Cape Coral is under a water boil until further notice



Courtesy of WBUR

After finding E. coli bacteria in water reserves on Monday, the city of Cape Coral is on a water boil for a maximum of 72 hours. Residents of the Cape should not drink, make ice, brush their teeth, wash dishes, or prepare food with tap water unless it has been boiled for one minute, as dictated by the city’s alert website:

The boil notice was issued after samples of E. coli were found on a routine sampling in two different locations. 

In an email, the Lee County School District sent out a message to students and families regarding water safety throughout the day, stating, “Water bottles will be delivered to every school for students and staff. Hand sanitizer will be made available at every school. Signage will be posted indicating that water should not be consumed. School cafeteria staff will follow appropriate boil notice procedures to ensure food is safe for consumption. All meals will be served, as usual.”

Families were also recommended to send their children to school with extra water bottles and hand sanitizer, as bottled water is safe to drink. 

The city of Cape Coral has stated that they are working quickly to resolve this issue, as the alert website states, “We are increasing sampling for coliform bacteria to the source of the contamination. We will inform you when tests show no bacteria, and you no longer need to boil your water.”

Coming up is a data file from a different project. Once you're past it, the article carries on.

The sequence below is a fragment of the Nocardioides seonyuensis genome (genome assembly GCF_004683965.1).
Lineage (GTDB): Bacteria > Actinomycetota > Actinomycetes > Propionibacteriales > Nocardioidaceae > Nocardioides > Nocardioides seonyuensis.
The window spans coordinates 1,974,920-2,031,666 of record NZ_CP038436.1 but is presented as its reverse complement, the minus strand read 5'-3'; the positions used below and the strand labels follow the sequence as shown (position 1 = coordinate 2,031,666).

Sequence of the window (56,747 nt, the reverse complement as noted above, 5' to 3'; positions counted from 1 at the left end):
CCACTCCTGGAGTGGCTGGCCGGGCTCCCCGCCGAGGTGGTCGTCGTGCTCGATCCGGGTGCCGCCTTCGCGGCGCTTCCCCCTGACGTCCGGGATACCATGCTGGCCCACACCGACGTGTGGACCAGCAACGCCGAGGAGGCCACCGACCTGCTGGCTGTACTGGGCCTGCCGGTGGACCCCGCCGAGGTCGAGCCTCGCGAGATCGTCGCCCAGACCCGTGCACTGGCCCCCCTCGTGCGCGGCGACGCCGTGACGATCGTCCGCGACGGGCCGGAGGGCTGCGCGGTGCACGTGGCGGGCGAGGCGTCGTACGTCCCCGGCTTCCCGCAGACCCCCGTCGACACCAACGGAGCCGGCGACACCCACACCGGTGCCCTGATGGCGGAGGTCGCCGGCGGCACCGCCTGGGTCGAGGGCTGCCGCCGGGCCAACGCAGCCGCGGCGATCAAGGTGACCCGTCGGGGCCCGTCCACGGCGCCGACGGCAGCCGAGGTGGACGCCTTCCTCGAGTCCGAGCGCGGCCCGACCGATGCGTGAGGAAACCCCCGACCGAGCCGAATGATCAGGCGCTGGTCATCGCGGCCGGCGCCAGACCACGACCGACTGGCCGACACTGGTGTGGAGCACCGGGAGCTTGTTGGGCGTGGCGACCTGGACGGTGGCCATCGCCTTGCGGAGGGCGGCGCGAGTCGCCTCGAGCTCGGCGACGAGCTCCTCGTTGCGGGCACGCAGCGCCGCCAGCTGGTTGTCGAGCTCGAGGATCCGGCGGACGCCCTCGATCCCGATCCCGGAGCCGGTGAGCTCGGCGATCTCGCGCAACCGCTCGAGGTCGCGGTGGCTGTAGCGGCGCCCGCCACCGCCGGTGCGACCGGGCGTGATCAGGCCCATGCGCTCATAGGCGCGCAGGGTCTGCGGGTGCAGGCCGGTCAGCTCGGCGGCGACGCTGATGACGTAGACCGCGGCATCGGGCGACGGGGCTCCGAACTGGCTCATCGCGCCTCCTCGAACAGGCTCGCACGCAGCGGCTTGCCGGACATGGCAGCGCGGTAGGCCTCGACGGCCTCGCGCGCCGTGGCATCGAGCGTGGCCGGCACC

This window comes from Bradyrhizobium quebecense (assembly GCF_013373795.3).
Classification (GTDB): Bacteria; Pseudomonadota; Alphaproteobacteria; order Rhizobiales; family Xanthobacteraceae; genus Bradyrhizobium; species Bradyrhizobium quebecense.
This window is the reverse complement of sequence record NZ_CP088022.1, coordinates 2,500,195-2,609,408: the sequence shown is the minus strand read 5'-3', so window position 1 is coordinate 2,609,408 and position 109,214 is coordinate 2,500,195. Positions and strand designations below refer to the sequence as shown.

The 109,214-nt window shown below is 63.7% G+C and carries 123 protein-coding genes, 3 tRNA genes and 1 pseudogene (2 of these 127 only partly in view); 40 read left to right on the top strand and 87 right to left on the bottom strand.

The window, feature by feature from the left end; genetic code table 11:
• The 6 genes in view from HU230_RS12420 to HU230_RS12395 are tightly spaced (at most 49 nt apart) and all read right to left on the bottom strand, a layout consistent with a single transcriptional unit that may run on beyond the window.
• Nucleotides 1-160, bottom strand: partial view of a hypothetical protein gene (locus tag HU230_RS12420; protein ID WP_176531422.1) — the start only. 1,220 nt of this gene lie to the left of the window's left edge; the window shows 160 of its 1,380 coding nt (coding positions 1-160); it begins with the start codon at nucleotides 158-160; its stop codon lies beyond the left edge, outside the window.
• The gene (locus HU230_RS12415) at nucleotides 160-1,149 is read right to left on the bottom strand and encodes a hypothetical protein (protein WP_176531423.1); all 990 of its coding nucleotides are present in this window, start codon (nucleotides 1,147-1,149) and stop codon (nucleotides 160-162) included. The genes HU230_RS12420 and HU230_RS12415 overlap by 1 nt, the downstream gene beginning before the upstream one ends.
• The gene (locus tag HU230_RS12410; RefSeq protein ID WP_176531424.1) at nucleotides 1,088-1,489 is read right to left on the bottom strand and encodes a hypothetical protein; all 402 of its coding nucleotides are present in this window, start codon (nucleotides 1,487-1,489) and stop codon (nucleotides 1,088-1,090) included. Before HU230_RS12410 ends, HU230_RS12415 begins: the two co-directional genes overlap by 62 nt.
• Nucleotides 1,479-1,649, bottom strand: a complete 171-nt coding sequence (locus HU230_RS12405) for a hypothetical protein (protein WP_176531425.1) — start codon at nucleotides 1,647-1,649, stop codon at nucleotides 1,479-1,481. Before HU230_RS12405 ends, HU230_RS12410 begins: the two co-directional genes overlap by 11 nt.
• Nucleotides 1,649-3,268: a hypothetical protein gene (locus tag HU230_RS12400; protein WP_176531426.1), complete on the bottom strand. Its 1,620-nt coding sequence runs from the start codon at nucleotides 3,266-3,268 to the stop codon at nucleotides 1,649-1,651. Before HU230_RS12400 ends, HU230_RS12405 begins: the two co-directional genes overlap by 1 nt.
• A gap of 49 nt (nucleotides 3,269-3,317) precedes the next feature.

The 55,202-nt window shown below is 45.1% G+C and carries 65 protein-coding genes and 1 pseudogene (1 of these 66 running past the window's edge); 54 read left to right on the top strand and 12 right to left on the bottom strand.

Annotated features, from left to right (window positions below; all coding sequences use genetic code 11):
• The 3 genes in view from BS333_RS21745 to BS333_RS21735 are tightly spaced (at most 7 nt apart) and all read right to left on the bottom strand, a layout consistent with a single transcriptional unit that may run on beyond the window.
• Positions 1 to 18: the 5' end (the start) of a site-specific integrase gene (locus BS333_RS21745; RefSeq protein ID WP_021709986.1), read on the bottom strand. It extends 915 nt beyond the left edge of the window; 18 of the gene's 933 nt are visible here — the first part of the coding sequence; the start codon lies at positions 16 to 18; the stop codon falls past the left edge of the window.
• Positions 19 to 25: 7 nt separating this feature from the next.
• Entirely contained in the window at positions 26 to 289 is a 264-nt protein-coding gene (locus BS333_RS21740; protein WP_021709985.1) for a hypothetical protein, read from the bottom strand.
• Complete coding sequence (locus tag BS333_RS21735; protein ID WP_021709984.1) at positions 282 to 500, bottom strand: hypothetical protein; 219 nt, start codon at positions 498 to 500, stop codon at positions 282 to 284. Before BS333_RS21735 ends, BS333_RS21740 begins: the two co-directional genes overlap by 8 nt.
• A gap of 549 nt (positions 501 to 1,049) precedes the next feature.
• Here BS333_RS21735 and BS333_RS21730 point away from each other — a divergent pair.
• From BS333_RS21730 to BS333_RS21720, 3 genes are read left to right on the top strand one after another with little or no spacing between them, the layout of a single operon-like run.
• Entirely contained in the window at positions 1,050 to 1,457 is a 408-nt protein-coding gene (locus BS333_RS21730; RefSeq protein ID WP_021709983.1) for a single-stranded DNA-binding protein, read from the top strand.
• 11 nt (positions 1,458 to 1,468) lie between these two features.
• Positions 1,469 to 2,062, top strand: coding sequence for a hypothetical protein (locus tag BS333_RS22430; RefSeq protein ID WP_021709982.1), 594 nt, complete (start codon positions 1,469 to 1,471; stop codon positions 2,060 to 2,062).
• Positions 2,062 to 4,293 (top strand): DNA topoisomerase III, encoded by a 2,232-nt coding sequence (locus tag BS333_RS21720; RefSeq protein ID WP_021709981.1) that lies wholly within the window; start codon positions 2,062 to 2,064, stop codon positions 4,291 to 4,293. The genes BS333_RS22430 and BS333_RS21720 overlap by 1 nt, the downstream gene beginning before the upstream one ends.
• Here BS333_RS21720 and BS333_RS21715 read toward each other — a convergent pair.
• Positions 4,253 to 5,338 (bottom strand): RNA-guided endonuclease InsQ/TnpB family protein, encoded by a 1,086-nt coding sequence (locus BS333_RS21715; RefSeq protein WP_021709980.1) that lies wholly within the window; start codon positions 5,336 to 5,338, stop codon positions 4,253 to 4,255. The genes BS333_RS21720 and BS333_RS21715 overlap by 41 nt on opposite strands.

The boil water notice will be lifted once the affected areas test negative for the E. coli bacteria. The city has tested and results are expected to come back on Tuesday by noon. E. coli is a bacteria meaning that human or animal wastes may be contaminating the water supply. Symptoms of consuming this water can include diarrhea, cramps, nausea, and headaches. This is a primal concern for those with “severely compromised” immune systems, infants, and young children.

The city is currently not aware of anyone getting sick as a result of the contamination.

General guidelines on ways to reduce the risk of bacterial infections are available from the EPA Safe Drinking Water Hotline at 1-800-426-4791.